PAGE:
I tried to find some DNA, just out of a curiosity, but we were not geneticist. We had no DNA, we had no connections, and so we had to wait. And then the following year we had that a mutation actually had been found in the alpha synuclein gene. So we had all the tools. We had the antibody, we had the knowledge of the protein, we knew how they look like in the brain, but we were mainly working Alzheimer and the front temporal dementia and so on.

And so I went to the brain bank in Cambridge and I asked for some Parkinson brains. And I also was looking for Dementia with Lewy body brains to see if this lewy body that were characteristic of Parkinson's disease, neuro pathologically, if they contain this protein. But these were not familial cases.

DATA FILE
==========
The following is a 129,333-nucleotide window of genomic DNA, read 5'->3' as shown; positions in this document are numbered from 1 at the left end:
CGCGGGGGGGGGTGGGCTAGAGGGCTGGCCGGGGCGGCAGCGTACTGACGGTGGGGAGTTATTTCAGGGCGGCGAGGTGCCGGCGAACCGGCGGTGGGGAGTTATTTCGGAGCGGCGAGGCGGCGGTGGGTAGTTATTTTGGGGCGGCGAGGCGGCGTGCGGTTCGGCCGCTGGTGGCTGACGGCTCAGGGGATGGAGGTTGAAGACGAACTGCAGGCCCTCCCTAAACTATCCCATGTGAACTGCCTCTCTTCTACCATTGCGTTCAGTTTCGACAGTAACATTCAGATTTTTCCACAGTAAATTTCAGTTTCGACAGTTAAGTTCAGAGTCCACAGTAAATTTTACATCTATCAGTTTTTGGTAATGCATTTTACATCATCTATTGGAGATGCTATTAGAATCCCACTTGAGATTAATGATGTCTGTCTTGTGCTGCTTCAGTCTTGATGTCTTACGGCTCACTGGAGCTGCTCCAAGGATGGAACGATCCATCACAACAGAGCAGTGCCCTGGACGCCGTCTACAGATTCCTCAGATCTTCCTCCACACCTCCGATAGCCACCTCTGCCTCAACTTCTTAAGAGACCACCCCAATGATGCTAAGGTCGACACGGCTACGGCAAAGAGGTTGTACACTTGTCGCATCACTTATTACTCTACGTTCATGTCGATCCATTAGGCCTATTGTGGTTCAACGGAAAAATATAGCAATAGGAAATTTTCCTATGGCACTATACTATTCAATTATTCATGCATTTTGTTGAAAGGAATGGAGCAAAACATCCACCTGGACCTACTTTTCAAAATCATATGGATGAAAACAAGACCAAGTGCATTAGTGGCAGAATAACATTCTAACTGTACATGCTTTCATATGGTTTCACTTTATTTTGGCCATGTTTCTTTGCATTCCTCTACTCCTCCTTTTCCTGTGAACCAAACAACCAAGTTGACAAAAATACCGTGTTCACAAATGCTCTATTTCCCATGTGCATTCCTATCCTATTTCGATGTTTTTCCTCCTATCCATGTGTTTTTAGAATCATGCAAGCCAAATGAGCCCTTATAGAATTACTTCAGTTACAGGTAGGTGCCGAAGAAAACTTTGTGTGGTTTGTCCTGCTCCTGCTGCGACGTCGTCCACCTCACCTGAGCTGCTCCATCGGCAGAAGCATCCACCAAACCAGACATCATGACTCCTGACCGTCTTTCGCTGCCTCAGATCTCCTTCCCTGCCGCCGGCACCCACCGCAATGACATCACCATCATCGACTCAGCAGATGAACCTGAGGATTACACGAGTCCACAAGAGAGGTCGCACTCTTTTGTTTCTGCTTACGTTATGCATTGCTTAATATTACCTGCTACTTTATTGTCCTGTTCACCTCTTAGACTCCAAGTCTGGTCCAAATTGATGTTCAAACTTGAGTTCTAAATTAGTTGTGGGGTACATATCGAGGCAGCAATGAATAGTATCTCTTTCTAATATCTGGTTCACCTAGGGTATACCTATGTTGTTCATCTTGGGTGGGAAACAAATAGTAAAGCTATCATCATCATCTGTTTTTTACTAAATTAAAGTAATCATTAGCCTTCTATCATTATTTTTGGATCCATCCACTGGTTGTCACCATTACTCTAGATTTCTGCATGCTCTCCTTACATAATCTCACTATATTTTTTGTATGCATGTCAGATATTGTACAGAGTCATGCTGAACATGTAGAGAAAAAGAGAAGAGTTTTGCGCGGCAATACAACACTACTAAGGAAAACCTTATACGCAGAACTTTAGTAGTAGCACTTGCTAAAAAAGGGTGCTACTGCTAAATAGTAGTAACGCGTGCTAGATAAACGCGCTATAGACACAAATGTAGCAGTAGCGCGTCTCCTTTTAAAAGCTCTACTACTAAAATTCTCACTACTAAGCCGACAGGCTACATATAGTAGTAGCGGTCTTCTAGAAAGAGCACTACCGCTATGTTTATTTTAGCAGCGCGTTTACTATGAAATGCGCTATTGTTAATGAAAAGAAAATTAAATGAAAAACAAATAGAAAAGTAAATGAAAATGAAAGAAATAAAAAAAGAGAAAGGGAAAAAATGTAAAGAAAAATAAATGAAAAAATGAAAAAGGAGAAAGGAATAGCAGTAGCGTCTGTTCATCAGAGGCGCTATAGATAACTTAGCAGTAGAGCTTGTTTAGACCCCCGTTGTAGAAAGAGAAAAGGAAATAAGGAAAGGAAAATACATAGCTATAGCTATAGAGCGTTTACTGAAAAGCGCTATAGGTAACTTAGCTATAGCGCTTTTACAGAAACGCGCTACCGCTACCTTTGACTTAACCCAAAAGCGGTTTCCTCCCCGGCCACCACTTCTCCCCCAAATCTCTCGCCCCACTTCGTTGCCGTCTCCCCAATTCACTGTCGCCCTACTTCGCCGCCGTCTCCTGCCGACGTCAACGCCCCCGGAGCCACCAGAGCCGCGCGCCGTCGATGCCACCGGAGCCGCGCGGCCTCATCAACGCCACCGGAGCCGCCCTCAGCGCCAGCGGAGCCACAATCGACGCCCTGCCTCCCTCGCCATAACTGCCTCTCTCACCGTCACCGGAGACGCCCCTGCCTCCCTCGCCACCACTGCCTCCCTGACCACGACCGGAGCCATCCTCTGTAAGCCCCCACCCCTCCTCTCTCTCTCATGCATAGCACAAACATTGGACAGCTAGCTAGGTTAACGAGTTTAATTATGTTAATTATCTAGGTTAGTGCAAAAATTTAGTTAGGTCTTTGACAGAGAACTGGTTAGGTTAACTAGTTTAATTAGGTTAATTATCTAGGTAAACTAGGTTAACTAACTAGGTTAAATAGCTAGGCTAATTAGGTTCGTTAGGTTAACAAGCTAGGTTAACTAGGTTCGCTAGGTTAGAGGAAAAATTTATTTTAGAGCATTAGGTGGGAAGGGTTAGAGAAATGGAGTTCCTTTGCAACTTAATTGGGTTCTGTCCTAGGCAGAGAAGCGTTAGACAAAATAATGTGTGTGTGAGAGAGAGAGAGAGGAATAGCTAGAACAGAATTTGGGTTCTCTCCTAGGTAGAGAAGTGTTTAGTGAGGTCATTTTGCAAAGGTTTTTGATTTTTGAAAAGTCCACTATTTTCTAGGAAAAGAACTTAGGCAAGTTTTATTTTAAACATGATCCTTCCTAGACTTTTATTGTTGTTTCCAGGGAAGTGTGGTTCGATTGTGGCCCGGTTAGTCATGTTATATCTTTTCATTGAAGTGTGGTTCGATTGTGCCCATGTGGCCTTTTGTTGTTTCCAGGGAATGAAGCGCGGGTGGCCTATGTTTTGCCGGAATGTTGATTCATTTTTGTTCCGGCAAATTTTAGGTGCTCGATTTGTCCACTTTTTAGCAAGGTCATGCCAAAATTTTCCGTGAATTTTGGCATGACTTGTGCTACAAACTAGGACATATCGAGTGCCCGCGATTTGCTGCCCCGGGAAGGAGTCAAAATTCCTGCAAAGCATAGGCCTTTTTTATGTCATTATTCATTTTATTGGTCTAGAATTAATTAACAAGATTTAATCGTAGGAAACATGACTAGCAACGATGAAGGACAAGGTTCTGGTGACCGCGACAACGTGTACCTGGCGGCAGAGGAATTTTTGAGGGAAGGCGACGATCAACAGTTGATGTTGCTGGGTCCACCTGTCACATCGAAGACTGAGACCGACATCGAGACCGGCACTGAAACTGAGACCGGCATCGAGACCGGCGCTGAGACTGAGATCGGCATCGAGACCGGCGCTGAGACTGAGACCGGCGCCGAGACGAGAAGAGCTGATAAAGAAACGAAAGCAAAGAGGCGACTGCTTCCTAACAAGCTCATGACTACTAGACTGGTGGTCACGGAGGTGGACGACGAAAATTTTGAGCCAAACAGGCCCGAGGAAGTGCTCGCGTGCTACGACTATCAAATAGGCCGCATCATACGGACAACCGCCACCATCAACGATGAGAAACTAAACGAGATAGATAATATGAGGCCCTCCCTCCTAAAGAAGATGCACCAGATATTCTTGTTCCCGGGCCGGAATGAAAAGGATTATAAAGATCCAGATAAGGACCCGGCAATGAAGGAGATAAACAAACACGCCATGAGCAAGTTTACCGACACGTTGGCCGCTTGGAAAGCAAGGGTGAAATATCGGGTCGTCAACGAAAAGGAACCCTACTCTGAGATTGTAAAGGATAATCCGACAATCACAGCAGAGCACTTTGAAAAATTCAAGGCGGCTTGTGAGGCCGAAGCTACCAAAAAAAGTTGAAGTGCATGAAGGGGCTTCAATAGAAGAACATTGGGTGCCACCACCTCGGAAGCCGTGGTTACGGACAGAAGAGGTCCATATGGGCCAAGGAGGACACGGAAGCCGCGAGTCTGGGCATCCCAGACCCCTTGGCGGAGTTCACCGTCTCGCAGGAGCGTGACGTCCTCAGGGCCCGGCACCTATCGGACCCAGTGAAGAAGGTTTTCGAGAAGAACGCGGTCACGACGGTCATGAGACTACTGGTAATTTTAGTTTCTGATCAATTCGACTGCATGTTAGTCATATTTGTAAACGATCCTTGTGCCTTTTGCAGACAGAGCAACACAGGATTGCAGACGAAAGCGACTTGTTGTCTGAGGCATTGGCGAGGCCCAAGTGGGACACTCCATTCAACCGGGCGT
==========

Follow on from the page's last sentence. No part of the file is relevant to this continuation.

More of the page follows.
They were all sporadic Parkinson's disease cases. And so I used the antibody that I had and initially stained in some Parkinson's brain. And it was [00:07:00] wonderful the first time I saw lewy body in the microscope, late in the night and then actually it is the one that is also in the paper because I went and I called everybody that was around to show to them in the microscope because it is really impressive to look at this structure in the microscope. The problem was that we did not have any dementia with lewy body in th e brain bank here. They didn't have it, and so Michel was collaborating with John Trojanowski and Tao. And he asked them for some dementia with lewy body tissue.